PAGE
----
running fence by christo
Today's foreign film, WINTER LIGHT, by Ingmar Bergman, 1963. Every time I see a Bergman film, I'm reminded that his films are totally satisfying and I'd do well to give myself a Bergman film festival and see all of them together over some weeks. I want to do this with Kurosawa too. One of the aspects of Bergman as artist that is difficult for me to fathom is how he can make a film with no concessions to box office, whatsoever, and they turn out among the best films ever made, consistently. This film, in particular, has the potential to be the worst and most boring film ever. Yet, it was fascinating from the start for the psychological understandings of the characters involved. Silences were not a problem, long monologues were not a problem, adding, in fact, to the feeling of the atmosphere. It was winter outside, and winter within.
It was the story of a priest of a Scandinavian religion, perhaps Lutheran. He was a widower of 4 years, still unable to feel anything but loss. He was having his own version of the dark night of the soul, where he felt God had withdrawn from him. By this time in his thinking, he wasn't sure God had ever been with him, wasn't sure there ever was God. Scandinavian religion is austere, much on the order of the Swedish austerity the preacher (Dwight Johnson) in the church I grew up in espoused. It made my nature much like the priest's in the Bergman story, withdrawn, inconsolable and cold to some. He was dealing with the falling away of his faith. His faith didn't work for him anymore. A man in his church came to him questioning how to go on living. He couldn't counsel him, couldn't say anything about a living God. The man went out and shot himself.
In the time of the falling away of my faith, my thoughts and feelings were much the same as what the priest was going through. My awakening began when someone I knew at the time, age 21 (1963 -- the same year as this film), gave me a copy of Albert Camus' The Stranger, not long out of the church and struggling about belief, which nobody knew but me, unless someone could read it in me. I read the novel on a plane taking me to Norfolk, Virginia, where I began my two year sentence of involuntary servitude in the time of the draft. On my way to prison for two years in the Navy, my only crime being born male in a country that keeps perpetual war going. In my mind and heart I had been taken from my life against my will and was on my way to prison without committing any crime. Stupid was not illegal, so I was ok where breaking the law was concerned. Wrongfully accused, wrongfully convicted, I was on my way to prison for two years, reading The Stranger in a silver bird.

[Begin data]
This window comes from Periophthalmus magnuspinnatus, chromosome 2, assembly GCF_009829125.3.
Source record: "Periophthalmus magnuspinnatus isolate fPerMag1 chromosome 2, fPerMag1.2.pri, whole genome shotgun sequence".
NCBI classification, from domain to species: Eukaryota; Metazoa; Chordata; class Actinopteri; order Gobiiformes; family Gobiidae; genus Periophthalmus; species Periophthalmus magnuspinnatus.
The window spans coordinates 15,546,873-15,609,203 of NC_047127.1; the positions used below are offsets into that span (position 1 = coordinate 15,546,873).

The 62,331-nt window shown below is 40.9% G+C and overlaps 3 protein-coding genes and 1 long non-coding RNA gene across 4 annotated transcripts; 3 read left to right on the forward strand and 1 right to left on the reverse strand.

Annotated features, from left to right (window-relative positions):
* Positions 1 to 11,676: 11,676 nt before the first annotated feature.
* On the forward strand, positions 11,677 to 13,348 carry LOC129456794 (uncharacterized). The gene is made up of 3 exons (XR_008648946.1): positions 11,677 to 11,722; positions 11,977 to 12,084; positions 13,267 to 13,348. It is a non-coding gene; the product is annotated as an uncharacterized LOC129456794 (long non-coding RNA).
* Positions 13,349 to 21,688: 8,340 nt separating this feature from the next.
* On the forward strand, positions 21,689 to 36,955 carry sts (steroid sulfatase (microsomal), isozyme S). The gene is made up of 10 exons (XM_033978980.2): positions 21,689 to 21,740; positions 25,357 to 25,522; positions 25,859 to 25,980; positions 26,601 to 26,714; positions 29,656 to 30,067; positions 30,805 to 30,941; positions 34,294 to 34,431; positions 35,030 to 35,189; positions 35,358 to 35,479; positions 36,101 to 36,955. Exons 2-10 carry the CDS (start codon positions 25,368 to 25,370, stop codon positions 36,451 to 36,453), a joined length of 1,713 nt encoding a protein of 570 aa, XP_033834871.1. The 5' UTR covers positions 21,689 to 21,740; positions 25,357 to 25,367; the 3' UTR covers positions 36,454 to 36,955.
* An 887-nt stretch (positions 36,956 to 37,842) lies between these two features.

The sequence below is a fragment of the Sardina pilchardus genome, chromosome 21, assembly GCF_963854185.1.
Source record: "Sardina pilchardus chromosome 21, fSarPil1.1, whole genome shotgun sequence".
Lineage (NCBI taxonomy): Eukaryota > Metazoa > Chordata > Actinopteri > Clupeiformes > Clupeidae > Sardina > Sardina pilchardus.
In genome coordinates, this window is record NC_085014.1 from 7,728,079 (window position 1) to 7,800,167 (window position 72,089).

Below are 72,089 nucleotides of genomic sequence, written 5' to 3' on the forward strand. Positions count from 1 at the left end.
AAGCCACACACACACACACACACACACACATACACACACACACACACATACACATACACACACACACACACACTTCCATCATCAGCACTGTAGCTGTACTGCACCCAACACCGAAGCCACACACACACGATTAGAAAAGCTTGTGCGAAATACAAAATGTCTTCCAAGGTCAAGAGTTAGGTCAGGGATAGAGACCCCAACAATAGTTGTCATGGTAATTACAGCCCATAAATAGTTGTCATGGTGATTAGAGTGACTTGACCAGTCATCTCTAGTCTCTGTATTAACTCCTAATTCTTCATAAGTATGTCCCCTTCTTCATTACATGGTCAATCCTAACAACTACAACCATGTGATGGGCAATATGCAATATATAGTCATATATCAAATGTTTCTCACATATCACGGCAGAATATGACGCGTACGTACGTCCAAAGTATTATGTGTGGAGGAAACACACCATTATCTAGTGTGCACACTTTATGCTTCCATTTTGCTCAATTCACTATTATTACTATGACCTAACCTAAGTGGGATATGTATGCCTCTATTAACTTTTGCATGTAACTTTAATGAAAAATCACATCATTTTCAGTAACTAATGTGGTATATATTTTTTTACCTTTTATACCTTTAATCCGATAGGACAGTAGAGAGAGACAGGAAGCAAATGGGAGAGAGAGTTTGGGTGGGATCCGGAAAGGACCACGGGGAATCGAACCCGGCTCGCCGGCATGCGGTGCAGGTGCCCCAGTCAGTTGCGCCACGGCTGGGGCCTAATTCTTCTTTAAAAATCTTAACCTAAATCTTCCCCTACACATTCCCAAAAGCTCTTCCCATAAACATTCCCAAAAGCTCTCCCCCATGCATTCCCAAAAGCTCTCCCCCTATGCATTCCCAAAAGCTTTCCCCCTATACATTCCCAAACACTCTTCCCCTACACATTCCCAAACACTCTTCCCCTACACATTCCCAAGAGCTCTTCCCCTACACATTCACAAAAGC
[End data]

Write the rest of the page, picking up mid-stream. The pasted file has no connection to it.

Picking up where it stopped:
It was the first book I'd ever read I identified totally with, like I had written it. It was a metaphorical version of my story. It reached a place within that no person or reading had ever given me awareness of. Perhaps it was self-awareness Camus gave me. No one I knew saw anything as I saw it. Turns out there were a lot of people who saw things as I saw, but I didn't know where they were or who they were. No one in my world at the time (home, school, church) would even allow themselves to entertain such thinking as I was going through. My thinking had no structure, no education, no handles to take hold of, until I found Camus. In Camus, I found someone who thought as I thought, so much so that reading The Stranger felt like it was specifically for me. I identified with the man in the story right up to and including refusal of last rites before his execution.